Long Lost Page 37

’’Hey,’’ I said.

’’Your number didn\'t pop up on the caller ID,’’ Ali said.

’’I have a different phone but it\'s the same number.’’

Silence.

Ali asked, ’’Where are you?’’

’’I\'m in London.’’

’’As in England?’’

’’Yep.’’

I heard a noise. Sounded like Jack. Ali said, ’’One second, honey, I\'m on the phone.’’ I noticed that she didn\'t say who she was on the phone with. Normally she would have.

’’I didn\'t realize you were overseas,’’ Ali said.

’’I got a call from a friend in trouble. She was ’’

’’She?’’

I stopped. ’’Yes.’’

’’Wow, that didn\'t take long.’’

I was about to say, It\'s not like that, but I stopped myself. ’’I\'ve known her for ten years.’’

’’I see. Just a sudden visit to London to see an old friend then?’’

Silence. Then I heard Jack\'s voice again, asking who was on the phone, the sound traveling from some desert across most of the continental United States and across the Atlantic Ocean and making me cringe.

’’I have to go, Myron. Was there something you wanted?’’

Good question. There probably was, but now was not the time. ’’I guess not,’’ I said.

She hung up without another word. I looked at the phone, felt the weight, then thought, wait a second Ali had ended it, hadn\'t she? Hadn\'t she made it crystal clear just, what, two days ago? And what had I really wanted to accomplish with this damn phone call?

Why had I called?

Because I hate loose threads? Because I wanted to do the right thing here, whatever the heck that meant?

The pain from the fight was starting to come back. I rose, stretched, tried to keep my muscles loose. I looked at Terese\'s door. It was closed. I tiptoed over and peeked in her room. The light was out. I listened for her breathing. No sound. I started to close the door.

’’Please don\'t go,’’ Terese said.

I stopped and said, ’’Try to get some sleep.’’

’’Please.’’

I have always treaded so carefully when it comes to matters of the heart. I did the right thing always. I never just acted. Except for that one time on an island ten years ago, I worried about feelings and repercussions and what came next.

’’Don\'t go,’’ she said one more time.

And I didn\'t.

When we kissed, there was a surge and then a release, a letting-go like I had never known before, a letting-go like you are staying very still and surrendering and your heart pounds against your rib cage and your pulse races and your knees grow weak and your toes curl and your ears pop and every part of you relaxes and happily gives in.

We smiled that night. We cried. I kissed that beautiful bare shoulder. And in the morning, she was gone again.

BUT only from the bed.

I found Terese having coffee in the sitting room. The curtain was open. To paraphrase an old song, the morning sun in her face showed her age and I liked it. She wore the hotel\'s terry-cloth robe and it was opened just a little, just a hint at the bounty beneath. I don\'t think I had ever seen anything so damn beautiful.

Terese looked at me and smiled.

’’Hi,’’ I said.

’’Stop with the smooth lines. You already got me in bed.’’

’’Dang, I was up all night working on that one.’’

’’Well, you were up all night anyway. Coffee?’’

’’Please.’’

She poured. I sat next to her oh so gingerly. The beating was taking effect now. I winced and thought about grabbing some of those painkillers the doctor had left for me. But not just yet. Right now I wanted to sit with this spectacular woman and drink our coffee in silence.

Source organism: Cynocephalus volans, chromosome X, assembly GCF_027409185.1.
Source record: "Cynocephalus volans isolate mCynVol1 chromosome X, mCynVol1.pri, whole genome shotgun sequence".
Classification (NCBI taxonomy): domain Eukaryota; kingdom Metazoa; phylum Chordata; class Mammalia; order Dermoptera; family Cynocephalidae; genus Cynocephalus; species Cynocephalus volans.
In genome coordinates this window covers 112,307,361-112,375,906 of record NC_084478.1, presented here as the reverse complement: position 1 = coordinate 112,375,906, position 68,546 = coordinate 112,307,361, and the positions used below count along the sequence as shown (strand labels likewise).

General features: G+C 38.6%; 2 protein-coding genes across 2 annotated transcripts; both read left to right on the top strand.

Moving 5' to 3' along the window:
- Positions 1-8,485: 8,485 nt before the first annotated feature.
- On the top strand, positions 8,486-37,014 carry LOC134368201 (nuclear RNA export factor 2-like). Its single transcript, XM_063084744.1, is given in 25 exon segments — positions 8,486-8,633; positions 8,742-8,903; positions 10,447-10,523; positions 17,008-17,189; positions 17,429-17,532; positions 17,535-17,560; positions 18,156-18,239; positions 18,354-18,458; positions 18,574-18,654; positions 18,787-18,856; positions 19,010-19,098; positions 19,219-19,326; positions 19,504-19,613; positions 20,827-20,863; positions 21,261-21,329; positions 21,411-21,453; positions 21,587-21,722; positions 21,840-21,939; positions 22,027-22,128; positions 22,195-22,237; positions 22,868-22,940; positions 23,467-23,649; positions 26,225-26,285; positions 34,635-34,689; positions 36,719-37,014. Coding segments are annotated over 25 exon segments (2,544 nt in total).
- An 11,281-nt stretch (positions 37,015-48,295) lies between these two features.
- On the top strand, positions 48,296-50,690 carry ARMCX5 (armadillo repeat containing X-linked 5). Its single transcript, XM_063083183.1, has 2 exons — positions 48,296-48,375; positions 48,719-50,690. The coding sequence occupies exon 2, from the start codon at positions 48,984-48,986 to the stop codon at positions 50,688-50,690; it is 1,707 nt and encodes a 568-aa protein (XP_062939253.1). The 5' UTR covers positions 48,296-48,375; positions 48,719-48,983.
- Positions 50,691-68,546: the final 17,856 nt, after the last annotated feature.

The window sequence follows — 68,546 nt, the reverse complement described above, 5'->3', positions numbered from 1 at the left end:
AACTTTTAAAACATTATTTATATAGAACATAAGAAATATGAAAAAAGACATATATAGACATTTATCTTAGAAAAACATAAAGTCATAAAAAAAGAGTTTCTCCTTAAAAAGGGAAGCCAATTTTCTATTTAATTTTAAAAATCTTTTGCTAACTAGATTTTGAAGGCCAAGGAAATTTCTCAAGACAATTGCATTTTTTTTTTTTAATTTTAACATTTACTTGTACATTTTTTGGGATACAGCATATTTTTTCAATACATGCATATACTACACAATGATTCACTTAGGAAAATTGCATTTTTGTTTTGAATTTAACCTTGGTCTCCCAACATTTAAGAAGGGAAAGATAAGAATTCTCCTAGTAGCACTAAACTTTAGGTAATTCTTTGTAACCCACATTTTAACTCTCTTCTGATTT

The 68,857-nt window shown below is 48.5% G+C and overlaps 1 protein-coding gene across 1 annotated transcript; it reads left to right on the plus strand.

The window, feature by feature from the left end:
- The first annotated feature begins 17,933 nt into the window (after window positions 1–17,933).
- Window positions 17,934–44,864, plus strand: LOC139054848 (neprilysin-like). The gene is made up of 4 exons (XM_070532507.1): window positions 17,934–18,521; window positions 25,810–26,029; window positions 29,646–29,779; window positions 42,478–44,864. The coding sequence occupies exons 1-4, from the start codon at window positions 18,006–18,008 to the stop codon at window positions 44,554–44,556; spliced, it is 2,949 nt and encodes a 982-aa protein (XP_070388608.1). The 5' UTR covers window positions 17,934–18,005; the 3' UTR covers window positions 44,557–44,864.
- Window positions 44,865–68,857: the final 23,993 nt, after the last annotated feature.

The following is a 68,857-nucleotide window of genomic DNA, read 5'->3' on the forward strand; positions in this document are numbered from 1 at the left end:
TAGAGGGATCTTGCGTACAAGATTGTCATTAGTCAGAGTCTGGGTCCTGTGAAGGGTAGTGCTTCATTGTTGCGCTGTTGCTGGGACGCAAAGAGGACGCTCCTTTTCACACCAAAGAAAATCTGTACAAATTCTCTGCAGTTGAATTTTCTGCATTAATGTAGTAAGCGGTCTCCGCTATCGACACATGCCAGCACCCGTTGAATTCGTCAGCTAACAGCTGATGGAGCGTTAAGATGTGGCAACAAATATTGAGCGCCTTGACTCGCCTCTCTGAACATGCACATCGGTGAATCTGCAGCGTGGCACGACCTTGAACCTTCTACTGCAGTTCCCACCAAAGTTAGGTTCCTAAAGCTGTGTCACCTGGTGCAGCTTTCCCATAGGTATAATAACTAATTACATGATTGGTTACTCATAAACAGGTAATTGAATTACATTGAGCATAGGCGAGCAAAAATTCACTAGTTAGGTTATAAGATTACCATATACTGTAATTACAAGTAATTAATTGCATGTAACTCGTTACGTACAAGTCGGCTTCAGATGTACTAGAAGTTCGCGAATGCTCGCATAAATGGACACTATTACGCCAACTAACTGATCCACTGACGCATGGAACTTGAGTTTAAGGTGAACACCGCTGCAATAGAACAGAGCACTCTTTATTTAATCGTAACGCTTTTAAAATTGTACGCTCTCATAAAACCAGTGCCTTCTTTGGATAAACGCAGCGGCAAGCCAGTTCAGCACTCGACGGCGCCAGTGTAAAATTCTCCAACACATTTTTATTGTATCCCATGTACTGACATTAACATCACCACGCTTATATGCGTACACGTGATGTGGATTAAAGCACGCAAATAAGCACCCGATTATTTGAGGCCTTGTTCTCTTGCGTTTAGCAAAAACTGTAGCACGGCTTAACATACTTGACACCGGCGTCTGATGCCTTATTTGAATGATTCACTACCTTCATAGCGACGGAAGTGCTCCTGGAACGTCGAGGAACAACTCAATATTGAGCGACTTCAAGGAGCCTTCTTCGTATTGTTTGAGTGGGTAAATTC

’’Heaven,’’ she said.

’’Yes.’’

’’I wish we could just stay here forever.’’

’’I\'m not sure I could afford the room.’’

She smiled. Her hand reached out and took mine. ’’Do you want to hear something awful?’’

’’Tell me.’’

’’Part of me wants to forget all this and just run away with you.’’

I knew what she meant.

’’I have dreamed so many times about this chance at redemption. And now that it may be here, I can\'t help but have the feeling it will destroy me.’’

She looked at me.

’’What do you think?’’

’’I won\'t let it destroy you,’’ I said.

Her smile was sad. ’’You think you have that power?’’

She was right, but I make dumb declarations like that sometimes. ’’So what do you want to do?’’

’’Find out what really happened that night.’’

’’Okay.’’

’’You don\'t have to help,’’ she said.

’’Have to,’’ I said, ’’especially since you put out last night.’’

’’That\'s true.’’

’’So what\'s our next step?’’ I asked.

’’I just got off the phone with Karen. I told her it was time she came clean.’’

’’How did she respond?’’

’’She didn\'t argue. We\'re going to meet in an hour.’’

’’Do you want me to come?’’

She shook her head. ’’This time it has to be just the two of us.’’

’’Okay.’’

We sat there and had our coffee and didn\'t want to move or talk or do anything.

Terese broke the silence. ’’One of us should say, \'About last night.\' ’’

’’I will leave it to you.’’

’’It was pretty frigging awesome.’’

I smiled. ’’Yeah. I knew I should leave it to you.’’

She rose. I watched her. She wore only the bathrobe. Ladies, save your frilly lace, your merry widows, your Victoria\'s Secret, your Frederick\'s of Hollywood, your G-strings, your thongs, your silk stockings, your petticoats and baby dolls. Give me a beautiful woman in a hotel-room terry-cloth robe any day of the week.

’’I\'m taking a shower,’’ she said.

’’Is that an invitation?’’

’’No.’’ ’’No.’’

’’Oh.’’

’’Not enough time.’’

’’I can work fast.’’

’’I know. But when you do, it\'s not your best work.’’

’’Ouch.’’

She bent down and kissed me gently on the lips. ’’Thank you,’’ she said.

I was about to crack wise something like ’’tell all your friends’’ or ’’sigh, another satisfied customer’’ but something in her tone made me pull up. Something in her tone overwhelmed me and made me ache. I squeezed her hand and stayed silent and then I watched her walk away.


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